Changing Channels

TV ain’t what it used to be.

Here in the Albany market we’ve seen a flurry of deals that are putting ownership and management of TV stations in fewer hands. That’s fine — except if you work at one of these places.

I got out of TV after 25 years because I could see the business was changing — and by changing, I don’t mean getting better. All over the country, people with job titles very much like mine were being axed. Some of them never worked in the field again. Creative services managers, directors of advertising and promotion, marketing coordinators — suddenly they had a target on their backs. Get rid of the position and redistribute the duties.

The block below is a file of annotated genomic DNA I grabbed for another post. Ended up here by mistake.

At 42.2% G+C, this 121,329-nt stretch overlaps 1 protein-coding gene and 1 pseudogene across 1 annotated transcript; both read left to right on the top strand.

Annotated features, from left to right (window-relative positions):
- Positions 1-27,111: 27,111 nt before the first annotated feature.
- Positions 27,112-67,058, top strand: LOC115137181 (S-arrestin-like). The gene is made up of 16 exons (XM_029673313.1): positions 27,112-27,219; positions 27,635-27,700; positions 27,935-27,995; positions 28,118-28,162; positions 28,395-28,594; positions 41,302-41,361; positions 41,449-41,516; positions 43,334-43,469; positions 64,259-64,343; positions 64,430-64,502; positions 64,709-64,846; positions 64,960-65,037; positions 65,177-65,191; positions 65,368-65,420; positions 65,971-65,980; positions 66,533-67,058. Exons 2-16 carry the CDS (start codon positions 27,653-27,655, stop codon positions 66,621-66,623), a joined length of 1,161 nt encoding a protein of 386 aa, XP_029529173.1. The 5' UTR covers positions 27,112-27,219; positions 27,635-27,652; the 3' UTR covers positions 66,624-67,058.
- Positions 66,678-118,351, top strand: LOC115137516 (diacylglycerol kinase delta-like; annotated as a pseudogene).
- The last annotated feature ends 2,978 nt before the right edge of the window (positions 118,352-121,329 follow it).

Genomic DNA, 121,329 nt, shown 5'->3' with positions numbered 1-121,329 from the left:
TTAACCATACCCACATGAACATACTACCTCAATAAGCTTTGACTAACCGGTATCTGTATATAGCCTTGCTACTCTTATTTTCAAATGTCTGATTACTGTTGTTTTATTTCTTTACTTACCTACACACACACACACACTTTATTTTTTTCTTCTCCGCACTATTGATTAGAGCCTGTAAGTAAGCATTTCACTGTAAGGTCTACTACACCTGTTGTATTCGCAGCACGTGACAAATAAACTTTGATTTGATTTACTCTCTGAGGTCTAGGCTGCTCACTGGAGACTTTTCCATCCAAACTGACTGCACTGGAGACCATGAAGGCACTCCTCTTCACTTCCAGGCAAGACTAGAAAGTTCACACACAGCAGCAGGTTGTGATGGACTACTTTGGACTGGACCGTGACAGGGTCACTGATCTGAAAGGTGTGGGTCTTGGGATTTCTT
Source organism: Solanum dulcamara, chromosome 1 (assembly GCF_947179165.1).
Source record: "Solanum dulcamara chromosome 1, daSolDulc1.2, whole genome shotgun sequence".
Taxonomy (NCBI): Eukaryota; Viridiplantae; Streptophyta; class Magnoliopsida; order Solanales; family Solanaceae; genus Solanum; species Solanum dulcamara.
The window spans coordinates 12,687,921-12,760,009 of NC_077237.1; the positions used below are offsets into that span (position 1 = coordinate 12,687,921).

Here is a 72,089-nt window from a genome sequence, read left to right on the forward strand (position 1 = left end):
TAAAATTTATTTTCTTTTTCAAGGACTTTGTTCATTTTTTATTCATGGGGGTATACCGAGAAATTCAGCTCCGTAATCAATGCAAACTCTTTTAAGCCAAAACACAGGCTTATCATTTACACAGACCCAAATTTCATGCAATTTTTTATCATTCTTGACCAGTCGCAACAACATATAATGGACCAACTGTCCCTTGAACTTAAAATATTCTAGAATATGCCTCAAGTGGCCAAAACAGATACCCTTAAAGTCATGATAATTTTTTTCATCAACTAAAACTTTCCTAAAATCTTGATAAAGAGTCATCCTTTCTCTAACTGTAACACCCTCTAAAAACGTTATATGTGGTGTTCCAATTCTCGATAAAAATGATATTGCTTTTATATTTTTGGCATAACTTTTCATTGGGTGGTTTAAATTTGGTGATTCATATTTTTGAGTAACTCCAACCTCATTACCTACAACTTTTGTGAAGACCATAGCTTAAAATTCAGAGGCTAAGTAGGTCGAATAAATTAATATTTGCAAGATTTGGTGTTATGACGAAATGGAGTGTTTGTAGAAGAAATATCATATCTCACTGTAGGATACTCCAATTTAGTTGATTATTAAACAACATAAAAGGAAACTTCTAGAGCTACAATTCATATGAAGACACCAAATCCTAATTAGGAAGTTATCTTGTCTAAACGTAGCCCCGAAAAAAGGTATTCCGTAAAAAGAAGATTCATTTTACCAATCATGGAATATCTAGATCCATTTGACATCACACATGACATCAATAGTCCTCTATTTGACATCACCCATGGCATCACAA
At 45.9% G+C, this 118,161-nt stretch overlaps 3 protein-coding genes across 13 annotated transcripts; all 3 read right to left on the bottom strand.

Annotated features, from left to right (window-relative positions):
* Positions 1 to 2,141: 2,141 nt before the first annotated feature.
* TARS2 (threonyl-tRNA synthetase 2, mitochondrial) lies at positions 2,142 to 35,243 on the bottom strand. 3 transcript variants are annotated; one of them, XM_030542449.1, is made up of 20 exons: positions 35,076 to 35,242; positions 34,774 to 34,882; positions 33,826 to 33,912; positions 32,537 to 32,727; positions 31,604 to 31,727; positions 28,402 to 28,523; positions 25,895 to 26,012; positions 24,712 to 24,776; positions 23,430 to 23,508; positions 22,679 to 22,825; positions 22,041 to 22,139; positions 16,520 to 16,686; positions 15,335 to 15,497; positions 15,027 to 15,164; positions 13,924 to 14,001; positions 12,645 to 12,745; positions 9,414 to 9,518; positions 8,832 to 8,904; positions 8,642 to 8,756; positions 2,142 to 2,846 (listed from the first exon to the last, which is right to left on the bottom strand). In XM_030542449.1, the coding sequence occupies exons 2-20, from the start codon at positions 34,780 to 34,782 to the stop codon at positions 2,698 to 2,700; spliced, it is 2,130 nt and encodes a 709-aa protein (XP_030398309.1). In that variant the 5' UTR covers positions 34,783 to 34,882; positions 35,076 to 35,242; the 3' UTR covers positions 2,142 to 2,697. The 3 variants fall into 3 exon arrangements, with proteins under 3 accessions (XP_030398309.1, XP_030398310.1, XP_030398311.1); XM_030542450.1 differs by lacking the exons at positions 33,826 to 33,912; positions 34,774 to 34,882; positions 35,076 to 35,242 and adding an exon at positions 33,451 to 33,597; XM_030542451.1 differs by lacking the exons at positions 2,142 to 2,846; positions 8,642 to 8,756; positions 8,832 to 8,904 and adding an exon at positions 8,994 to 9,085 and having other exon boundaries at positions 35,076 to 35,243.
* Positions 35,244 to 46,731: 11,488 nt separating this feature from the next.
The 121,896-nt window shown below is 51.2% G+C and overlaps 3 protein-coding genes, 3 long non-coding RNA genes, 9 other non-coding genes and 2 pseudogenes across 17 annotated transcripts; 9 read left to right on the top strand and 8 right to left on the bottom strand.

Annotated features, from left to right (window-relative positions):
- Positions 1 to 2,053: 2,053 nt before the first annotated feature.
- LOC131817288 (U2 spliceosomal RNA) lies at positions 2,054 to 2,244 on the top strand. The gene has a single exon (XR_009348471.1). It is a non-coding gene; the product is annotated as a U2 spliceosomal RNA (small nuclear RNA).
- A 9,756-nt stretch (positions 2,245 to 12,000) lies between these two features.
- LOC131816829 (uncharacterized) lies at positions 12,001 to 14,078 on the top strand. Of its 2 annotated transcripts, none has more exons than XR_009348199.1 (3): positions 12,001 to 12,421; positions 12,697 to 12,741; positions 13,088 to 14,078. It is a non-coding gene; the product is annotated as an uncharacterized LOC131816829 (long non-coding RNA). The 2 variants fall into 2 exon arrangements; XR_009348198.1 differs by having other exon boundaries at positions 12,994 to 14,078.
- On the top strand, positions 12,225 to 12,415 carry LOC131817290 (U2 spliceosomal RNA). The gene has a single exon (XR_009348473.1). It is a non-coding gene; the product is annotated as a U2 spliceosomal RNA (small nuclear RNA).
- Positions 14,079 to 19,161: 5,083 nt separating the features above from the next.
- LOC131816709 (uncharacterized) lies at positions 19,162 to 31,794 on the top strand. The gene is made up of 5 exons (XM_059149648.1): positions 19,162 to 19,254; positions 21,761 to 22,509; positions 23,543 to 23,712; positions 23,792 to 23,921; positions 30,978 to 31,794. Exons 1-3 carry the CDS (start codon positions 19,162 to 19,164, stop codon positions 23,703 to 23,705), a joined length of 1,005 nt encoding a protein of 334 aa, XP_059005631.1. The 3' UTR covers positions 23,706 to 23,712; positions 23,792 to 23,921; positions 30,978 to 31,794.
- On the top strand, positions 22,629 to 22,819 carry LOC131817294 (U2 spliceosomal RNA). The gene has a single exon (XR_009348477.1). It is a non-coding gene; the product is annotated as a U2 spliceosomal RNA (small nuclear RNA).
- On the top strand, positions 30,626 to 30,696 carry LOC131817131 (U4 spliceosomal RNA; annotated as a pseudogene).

Over time TV stations have been shedding middle managers and hiring as many part-timers as they can. Why have a full-time news photographer when you can have several part-timers, people whose schedules you can shuffle around and who receive few benefits?

Consolidation will mean even more job shrinkage. Stations will share services and staff and there will be fewer career opportunities.

So what does this mean for news coverage? Nothing. This town was already over-served by TV news. A variety of news outlets didn’t mean better reporting, it just meant more of the same from different stations.

So that’s the new reality. My old boss used always drop this quote, “The future ain’t what it used to be.” Many people attribute that to Yogi Berra, but they’re wrong — it was actually written by Walt Kelly for the comic strip Pogo.

Me? I prefer this quote from Michael Corleone: “It’s not personal, Sonny. It’s strictly business.”

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